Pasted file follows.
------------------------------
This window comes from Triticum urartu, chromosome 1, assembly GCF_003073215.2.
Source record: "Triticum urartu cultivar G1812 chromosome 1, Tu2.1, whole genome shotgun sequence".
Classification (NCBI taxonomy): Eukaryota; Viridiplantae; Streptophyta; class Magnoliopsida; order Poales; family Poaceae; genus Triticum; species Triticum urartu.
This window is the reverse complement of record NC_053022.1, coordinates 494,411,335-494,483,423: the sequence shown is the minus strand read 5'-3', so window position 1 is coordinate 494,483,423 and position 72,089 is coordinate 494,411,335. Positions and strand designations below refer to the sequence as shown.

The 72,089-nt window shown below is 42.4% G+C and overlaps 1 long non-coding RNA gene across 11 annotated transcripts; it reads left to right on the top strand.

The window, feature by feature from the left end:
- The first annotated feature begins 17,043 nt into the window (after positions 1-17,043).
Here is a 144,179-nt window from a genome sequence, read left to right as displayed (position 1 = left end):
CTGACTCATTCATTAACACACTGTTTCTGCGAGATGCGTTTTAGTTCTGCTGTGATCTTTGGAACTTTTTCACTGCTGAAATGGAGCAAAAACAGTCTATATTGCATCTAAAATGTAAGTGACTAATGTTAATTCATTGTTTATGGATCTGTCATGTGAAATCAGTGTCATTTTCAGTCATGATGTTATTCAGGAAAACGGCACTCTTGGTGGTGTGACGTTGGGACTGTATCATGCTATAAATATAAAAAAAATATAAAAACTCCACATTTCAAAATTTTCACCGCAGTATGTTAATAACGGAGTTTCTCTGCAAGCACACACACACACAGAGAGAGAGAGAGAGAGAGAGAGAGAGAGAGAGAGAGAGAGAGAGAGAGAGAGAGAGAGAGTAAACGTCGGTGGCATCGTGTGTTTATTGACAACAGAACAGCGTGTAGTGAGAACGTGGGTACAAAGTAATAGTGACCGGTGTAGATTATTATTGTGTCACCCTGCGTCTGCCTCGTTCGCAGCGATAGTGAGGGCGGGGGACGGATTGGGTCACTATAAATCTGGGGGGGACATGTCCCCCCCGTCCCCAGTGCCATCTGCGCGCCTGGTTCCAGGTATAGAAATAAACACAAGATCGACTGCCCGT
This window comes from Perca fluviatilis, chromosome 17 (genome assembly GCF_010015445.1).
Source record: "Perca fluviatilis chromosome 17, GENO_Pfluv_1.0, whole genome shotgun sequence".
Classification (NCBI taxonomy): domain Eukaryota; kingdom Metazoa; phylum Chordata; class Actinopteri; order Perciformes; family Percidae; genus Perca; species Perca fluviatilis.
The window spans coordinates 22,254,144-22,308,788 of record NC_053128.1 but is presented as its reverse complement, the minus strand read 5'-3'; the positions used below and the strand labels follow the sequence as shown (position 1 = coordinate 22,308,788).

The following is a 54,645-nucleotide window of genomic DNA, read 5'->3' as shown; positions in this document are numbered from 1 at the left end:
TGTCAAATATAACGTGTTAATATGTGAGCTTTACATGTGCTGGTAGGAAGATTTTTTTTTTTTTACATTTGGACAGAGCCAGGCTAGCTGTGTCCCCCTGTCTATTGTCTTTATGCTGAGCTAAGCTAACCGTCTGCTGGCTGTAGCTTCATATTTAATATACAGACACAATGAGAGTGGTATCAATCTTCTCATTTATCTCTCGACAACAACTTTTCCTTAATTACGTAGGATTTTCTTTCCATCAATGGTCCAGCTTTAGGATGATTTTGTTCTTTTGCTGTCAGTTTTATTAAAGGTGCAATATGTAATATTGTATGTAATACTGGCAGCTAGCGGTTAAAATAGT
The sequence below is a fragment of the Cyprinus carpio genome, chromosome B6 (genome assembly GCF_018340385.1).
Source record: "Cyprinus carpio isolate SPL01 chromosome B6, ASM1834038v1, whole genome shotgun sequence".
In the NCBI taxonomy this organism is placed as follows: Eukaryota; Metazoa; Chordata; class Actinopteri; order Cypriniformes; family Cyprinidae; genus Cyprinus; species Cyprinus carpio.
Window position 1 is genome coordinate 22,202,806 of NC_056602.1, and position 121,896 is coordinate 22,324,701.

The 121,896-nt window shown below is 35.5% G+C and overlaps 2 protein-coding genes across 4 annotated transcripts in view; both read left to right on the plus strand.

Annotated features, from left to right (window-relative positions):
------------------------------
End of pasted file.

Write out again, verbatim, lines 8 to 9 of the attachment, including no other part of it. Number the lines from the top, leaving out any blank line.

Here is a 144,179-nt window from a genome sequence, read left to right as displayed (position 1 = left end):
CTGACTCATTCATTAACACACTGTTTCTGCGAGATGCGTTTTAGTTCTGCTGTGATCTTTGGAACTTTTTCACTGCTGAAATGGAGCAAAAACAGTCTATATTGCATCTAAAATGTAAGTGACTAATGTTAATTCATTGTTTATGGATCTGTCATGTGAAATCAGTGTCATTTTCAGTCATGATGTTATTCAGGAAAACGGCACTCTTGGTGGTGTGACGTTGGGACTGTATCATGCTATAAATATAAAAAAAATATAAAAACTCCACATTTCAAAATTTTCACCGCAGTATGTTAATAACGGAGTTTCTCTGCAAGCACACACACACACAGAGAGAGAGAGAGAGAGAGAGAGAGAGAGAGAGAGAGAGAGAGAGAGAGAGAGAGAGAGAGTAAACGTCGGTGGCATCGTGTGTTTATTGACAACAGAACAGCGTGTAGTGAGAACGTGGGTACAAAGTAATAGTGACCGGTGTAGATTATTATTGTGTCACCCTGCGTCTGCCTCGTTCGCAGCGATAGTGAGGGCGGGGGACGGATTGGGTCACTATAAATCTGGGGGGGACATGTCCCCCCCGTCCCCAGTGCCATCTGCGCGCCTGGTTCCAGGTATAGAAATAAACACAAGATCGACTGCCCGT